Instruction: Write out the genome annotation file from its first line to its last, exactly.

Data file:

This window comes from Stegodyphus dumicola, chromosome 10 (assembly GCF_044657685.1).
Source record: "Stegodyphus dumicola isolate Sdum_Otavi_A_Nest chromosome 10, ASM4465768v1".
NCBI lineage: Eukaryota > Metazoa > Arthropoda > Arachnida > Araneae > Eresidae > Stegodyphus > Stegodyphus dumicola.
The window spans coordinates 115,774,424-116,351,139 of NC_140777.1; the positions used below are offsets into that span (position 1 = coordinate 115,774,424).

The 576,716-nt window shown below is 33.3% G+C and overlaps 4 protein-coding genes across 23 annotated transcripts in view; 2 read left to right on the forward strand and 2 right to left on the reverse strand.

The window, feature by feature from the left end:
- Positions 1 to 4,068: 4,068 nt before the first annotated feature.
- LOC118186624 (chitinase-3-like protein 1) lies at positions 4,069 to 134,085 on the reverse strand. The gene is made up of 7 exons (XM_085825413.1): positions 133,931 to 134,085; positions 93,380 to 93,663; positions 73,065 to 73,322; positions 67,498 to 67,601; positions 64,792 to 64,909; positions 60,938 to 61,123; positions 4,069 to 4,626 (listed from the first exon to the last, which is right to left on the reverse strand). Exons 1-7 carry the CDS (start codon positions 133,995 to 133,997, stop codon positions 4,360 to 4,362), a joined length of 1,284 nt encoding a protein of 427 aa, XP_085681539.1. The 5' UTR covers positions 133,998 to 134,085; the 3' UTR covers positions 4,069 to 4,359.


This window comes from Stegodyphus dumicola, chromosome 10 (assembly GCF_044657685.1).
Source record: "Stegodyphus dumicola isolate Sdum_Otavi_A_Nest chromosome 10, ASM4465768v1".
NCBI lineage: Eukaryota > Metazoa > Arthropoda > Arachnida > Araneae > Eresidae > Stegodyphus > Stegodyphus dumicola.
The window spans coordinates 115,774,424-116,351,139 of NC_140777.1; the positions used below are offsets into that span (position 1 = coordinate 115,774,424).

The 576,716-nt window shown below is 33.3% G+C and overlaps 4 protein-coding genes across 23 annotated transcripts in view; 2 read left to right on the forward strand and 2 right to left on the reverse strand.

The window, feature by feature from the left end:
- Positions 1 to 4,068: 4,068 nt before the first annotated feature.
- LOC118186624 (chitinase-3-like protein 1) lies at positions 4,069 to 134,085 on the reverse strand. The gene is made up of 7 exons (XM_085825413.1): positions 133,931 to 134,085; positions 93,380 to 93,663; positions 73,065 to 73,322; positions 67,498 to 67,601; positions 64,792 to 64,909; positions 60,938 to 61,123; positions 4,069 to 4,626 (listed from the first exon to the last, which is right to left on the reverse strand). Exons 1-7 carry the CDS (start codon positions 133,995 to 133,997, stop codon positions 4,360 to 4,362), a joined length of 1,284 nt encoding a protein of 427 aa, XP_085681539.1. The 5' UTR covers positions 133,998 to 134,085; the 3' UTR covers positions 4,069 to 4,359.